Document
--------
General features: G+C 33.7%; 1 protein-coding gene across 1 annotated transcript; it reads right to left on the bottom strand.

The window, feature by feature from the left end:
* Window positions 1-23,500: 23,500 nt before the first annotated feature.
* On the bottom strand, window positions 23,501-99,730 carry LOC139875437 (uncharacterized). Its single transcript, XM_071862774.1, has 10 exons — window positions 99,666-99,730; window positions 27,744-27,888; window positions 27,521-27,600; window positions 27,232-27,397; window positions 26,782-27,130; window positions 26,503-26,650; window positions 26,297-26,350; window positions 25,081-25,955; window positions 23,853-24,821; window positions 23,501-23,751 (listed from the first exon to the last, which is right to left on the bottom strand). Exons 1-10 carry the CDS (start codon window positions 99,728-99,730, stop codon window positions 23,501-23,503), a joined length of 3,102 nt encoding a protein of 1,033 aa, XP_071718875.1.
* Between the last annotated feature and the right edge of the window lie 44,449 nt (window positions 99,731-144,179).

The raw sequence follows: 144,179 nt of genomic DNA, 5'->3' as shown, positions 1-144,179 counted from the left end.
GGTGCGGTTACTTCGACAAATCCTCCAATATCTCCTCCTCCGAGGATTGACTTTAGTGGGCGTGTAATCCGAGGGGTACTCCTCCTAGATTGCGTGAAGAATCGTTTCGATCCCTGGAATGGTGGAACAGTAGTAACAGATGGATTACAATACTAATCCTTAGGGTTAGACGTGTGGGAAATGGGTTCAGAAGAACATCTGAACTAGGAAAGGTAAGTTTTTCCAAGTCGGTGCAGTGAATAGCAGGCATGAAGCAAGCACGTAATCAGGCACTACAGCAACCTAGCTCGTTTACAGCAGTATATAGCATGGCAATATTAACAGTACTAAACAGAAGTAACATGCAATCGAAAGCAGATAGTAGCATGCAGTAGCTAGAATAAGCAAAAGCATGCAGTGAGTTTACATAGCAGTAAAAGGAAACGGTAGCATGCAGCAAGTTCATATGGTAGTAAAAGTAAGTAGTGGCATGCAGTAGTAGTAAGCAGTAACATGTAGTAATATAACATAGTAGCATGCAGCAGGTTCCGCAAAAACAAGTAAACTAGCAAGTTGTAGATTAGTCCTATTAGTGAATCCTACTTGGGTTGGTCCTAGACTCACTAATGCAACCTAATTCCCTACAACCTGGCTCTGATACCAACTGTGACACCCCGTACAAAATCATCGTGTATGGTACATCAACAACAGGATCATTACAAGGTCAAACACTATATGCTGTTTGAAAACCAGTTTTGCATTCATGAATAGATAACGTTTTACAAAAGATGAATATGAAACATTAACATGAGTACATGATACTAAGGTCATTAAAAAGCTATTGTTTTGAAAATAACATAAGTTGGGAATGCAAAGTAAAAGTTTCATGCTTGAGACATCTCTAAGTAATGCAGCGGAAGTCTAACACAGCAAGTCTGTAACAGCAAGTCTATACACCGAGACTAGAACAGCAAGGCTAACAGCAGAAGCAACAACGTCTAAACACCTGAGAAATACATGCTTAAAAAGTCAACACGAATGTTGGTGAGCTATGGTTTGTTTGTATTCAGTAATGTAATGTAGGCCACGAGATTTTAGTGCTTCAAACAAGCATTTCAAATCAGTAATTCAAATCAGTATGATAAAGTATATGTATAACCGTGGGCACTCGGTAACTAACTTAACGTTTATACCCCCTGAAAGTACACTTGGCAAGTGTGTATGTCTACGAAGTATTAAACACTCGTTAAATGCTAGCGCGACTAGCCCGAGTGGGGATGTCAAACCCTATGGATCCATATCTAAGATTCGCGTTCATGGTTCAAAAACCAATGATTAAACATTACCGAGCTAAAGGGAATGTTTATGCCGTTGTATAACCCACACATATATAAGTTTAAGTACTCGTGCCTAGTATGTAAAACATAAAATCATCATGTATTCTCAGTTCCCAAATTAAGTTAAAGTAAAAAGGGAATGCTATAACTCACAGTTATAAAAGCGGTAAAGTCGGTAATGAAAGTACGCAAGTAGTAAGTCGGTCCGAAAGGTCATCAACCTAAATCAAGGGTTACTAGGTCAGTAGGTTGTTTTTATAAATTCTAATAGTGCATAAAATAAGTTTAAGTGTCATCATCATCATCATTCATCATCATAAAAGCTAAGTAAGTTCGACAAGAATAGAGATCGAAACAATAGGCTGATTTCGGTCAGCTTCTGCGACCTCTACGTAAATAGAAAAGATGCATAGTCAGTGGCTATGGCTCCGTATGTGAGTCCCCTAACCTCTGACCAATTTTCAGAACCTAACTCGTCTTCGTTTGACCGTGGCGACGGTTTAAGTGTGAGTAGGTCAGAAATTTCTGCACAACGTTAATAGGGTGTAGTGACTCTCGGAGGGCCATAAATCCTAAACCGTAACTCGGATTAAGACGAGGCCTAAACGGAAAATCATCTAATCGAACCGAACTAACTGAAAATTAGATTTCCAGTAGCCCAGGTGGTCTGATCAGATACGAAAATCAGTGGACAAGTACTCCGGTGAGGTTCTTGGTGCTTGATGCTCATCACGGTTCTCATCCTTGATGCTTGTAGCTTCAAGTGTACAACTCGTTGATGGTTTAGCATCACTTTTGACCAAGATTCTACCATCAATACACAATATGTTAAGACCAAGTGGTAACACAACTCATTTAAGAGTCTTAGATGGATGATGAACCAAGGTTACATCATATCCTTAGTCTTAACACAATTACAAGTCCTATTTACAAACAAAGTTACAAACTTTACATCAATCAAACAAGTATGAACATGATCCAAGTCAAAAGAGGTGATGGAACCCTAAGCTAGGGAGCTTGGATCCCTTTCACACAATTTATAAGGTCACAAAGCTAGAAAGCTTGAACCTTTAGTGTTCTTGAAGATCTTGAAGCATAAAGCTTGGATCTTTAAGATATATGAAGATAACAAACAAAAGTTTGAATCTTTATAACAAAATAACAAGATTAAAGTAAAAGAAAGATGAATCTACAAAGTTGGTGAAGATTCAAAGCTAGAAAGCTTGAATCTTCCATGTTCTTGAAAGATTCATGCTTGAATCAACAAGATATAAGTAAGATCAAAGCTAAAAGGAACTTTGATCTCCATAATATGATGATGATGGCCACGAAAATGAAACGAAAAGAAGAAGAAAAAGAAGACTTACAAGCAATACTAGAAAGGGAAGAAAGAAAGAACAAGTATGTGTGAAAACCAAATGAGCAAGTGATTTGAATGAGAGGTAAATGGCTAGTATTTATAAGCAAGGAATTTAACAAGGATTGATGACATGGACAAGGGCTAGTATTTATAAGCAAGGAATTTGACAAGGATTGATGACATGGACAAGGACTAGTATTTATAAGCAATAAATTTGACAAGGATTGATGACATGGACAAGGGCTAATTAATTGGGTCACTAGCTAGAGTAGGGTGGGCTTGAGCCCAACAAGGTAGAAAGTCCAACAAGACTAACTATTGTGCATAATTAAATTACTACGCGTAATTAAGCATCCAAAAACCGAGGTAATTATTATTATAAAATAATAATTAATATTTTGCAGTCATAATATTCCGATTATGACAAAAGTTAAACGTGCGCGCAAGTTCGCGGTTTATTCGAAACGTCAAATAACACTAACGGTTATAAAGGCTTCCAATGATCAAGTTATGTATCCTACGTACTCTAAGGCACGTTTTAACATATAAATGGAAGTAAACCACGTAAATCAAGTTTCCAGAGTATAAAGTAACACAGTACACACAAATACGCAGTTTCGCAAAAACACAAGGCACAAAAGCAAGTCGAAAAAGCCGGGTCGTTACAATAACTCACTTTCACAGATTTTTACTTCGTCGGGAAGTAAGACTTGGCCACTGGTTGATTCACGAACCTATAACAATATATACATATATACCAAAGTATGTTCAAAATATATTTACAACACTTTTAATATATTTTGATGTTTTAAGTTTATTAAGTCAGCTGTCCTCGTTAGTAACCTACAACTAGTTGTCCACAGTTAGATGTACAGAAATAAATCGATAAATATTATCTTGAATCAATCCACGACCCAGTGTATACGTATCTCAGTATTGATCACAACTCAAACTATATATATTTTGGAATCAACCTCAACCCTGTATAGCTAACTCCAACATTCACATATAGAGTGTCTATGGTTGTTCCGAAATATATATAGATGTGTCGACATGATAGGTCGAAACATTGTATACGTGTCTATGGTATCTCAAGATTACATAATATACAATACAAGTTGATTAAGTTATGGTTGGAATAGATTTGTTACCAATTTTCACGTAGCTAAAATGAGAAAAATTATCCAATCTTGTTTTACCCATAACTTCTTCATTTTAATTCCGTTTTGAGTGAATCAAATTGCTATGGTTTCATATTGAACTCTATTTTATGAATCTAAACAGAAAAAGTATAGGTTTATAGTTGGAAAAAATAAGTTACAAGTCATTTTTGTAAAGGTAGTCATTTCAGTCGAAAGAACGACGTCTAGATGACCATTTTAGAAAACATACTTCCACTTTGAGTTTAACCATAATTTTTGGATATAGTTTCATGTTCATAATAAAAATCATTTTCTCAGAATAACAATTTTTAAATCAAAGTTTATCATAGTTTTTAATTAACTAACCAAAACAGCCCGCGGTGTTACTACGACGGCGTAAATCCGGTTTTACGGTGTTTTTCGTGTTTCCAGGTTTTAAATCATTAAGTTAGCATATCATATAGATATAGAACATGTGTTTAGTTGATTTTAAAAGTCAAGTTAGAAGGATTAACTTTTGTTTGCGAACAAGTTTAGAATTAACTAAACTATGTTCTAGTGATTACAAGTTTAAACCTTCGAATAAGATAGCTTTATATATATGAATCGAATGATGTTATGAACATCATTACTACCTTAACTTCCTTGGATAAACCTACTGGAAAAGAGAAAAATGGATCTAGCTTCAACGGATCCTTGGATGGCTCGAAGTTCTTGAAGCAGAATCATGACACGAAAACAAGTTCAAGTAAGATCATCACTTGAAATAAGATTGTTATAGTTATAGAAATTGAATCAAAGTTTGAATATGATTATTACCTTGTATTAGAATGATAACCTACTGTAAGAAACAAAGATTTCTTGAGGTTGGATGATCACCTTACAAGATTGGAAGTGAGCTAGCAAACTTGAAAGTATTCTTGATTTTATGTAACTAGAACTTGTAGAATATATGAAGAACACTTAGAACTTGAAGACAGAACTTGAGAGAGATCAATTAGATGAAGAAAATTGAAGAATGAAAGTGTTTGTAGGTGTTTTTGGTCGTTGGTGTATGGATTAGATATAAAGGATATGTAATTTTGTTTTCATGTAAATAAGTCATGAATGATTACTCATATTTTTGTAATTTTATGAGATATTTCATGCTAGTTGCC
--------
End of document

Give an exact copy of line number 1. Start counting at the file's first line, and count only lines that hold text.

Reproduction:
General features: G+C 33.7%; 1 protein-coding gene across 1 annotated transcript; it reads right to left on the bottom strand.